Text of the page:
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Scott Nagel, left, Redfin president of real estate operations, and Anthony Kappus, Redfin general counsel, during a livestream on YouTube. (YouTube screen grab)

More people may be turning to virtual experiences when it comes to buying and selling homes during the coronavirus outbreak, and on Thursday, Seattle-based real estate company Redfin hosted a livestream presentation to share insights and tips for getting by during the crisis.

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“Real estate is stressful for clients and customers even without the coronavirus” said Scott Nagel, Redfin’s president of real estate operations, during a chat with general counsel Anthony Kappus on YouTube called “Selling Homes in a Virtual World.”

The company hoped to address some of the added concerns agents and clients and others across the real estate industry are having as they try to sell homes or close deals during the escalating crisis across the U.S.

Redfin has already canceled open houses and limited home tours to actual buying customers. Other steps and technology that the company recommends leaning — to “make listings shine online” — include:

  • Use 3D scans to create an open house experience. With a whole floor plan, uses can go through a home and get good idea of the layout.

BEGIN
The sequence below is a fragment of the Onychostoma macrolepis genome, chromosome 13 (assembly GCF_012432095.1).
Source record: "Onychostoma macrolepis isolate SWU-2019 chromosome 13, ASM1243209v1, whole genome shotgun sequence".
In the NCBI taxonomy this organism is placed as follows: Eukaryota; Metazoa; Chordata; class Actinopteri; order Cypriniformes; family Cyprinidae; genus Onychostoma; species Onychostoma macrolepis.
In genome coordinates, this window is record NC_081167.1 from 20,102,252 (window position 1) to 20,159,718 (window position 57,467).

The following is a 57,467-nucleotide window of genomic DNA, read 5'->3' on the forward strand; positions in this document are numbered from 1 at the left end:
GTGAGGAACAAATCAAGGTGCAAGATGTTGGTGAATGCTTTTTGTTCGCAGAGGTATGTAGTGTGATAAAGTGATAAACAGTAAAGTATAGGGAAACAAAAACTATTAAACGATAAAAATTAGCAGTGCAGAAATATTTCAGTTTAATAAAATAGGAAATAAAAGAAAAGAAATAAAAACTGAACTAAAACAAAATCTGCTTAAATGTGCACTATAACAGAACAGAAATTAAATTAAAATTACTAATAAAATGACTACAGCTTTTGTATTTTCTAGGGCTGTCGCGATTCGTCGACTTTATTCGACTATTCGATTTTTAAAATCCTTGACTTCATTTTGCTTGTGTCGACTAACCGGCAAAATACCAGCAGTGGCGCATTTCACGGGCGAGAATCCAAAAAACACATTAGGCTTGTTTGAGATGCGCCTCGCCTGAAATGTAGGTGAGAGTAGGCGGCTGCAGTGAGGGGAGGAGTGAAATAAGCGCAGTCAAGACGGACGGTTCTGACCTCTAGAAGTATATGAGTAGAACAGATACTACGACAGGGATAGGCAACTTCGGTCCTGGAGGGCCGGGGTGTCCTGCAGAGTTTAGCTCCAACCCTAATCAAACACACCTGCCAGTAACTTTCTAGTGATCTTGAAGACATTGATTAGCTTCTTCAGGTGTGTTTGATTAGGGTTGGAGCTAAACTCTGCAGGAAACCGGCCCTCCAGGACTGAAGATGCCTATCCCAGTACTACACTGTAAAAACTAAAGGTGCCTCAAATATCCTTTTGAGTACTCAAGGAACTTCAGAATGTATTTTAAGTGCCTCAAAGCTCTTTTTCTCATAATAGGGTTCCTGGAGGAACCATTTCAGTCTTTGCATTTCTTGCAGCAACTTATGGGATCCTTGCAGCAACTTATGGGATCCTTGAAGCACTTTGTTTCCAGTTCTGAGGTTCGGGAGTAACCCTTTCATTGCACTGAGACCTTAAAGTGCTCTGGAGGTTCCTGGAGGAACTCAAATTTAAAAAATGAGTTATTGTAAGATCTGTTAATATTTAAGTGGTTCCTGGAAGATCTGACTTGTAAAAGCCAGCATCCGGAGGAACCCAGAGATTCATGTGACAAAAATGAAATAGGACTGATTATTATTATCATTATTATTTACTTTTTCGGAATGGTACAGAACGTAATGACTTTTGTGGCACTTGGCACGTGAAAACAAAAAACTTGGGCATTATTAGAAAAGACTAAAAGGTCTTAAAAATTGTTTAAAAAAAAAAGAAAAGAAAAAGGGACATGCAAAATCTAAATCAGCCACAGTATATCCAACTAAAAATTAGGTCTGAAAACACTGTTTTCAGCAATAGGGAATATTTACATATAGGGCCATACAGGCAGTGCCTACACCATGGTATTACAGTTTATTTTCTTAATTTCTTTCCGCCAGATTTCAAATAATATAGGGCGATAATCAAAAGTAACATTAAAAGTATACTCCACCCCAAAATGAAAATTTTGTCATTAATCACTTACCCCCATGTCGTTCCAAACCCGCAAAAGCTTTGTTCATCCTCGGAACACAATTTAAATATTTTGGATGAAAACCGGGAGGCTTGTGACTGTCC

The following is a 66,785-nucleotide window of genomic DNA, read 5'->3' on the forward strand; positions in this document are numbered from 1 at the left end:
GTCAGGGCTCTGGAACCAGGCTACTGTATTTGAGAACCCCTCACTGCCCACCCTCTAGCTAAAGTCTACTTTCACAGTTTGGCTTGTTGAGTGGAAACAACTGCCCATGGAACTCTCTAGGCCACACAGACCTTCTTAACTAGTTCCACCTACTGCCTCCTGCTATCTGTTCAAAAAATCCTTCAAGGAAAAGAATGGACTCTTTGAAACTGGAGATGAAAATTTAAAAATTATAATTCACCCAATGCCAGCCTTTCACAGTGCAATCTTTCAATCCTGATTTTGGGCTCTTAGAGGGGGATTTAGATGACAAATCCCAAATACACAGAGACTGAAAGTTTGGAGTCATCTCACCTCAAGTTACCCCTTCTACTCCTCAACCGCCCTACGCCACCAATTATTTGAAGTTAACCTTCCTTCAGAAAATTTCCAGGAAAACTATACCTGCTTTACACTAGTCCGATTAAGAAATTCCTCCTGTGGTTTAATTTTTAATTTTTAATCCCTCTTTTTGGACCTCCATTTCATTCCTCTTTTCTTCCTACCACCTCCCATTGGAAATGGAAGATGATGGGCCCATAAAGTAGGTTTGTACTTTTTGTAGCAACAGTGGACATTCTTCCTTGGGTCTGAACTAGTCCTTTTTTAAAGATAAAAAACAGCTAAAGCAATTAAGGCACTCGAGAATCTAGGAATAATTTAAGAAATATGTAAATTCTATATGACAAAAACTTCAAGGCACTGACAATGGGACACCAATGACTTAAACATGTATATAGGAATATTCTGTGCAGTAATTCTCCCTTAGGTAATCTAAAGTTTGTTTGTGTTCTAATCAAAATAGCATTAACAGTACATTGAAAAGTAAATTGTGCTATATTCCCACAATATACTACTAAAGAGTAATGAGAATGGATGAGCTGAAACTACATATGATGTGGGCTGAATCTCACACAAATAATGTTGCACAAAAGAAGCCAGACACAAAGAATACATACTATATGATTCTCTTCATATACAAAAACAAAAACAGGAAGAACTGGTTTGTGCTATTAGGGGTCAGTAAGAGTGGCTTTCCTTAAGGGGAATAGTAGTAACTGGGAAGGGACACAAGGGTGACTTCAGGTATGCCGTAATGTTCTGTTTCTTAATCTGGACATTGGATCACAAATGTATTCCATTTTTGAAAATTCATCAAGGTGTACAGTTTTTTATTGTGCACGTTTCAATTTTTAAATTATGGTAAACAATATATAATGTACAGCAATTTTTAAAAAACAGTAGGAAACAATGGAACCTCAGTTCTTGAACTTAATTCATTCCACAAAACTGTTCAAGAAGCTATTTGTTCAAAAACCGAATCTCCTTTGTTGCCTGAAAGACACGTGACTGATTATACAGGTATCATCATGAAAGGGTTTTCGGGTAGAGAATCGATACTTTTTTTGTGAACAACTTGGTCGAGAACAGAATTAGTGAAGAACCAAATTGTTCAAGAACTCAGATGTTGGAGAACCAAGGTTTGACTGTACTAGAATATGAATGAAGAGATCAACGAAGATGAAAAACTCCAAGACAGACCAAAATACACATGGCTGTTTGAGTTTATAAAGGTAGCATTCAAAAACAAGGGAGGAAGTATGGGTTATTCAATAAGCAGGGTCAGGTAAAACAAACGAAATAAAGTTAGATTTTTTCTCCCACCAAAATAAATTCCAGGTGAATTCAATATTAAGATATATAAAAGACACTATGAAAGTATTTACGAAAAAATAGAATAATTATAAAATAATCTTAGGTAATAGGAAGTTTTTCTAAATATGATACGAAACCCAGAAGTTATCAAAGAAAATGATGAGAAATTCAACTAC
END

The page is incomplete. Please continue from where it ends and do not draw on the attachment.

• Host a virtual broker’s open house with self-shot video tour. Use a chat platform such as Facetime with the seller agent and buyer agent doing a virtual walk through a home.
  • Use virtual staging to fill an empty house so you don’t have to rely on a real stager putting real furniture in, or getting it out.
  • Check in and review offers virtually in Zoom or Google Hangouts, where documents can be shared and gone over together in real time.
  • Use e-signing, e-closing and mobile notary services.

In a time of social distancing and uncertainty around just about everything, it is possible to remain close to clients, Nagel said, by staying in contact with them and letting them know where the process stands.

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Nagel and Kappus also discussed the use of COVID-19 addendums, such as one that would allow a deal to be put on pause. The world is changing quickly and people may need flexibility.

“Add them when you don’t think you need them, because it’s way easier to put them in place now,” Nagel said. “I would include this pretty much across the board in every contract.”

Agents should also be tracking county courthouse closures to get ahead of disruptions or shelter-in-place orders that would hinder the ability to file documents.

Watch the full video below:

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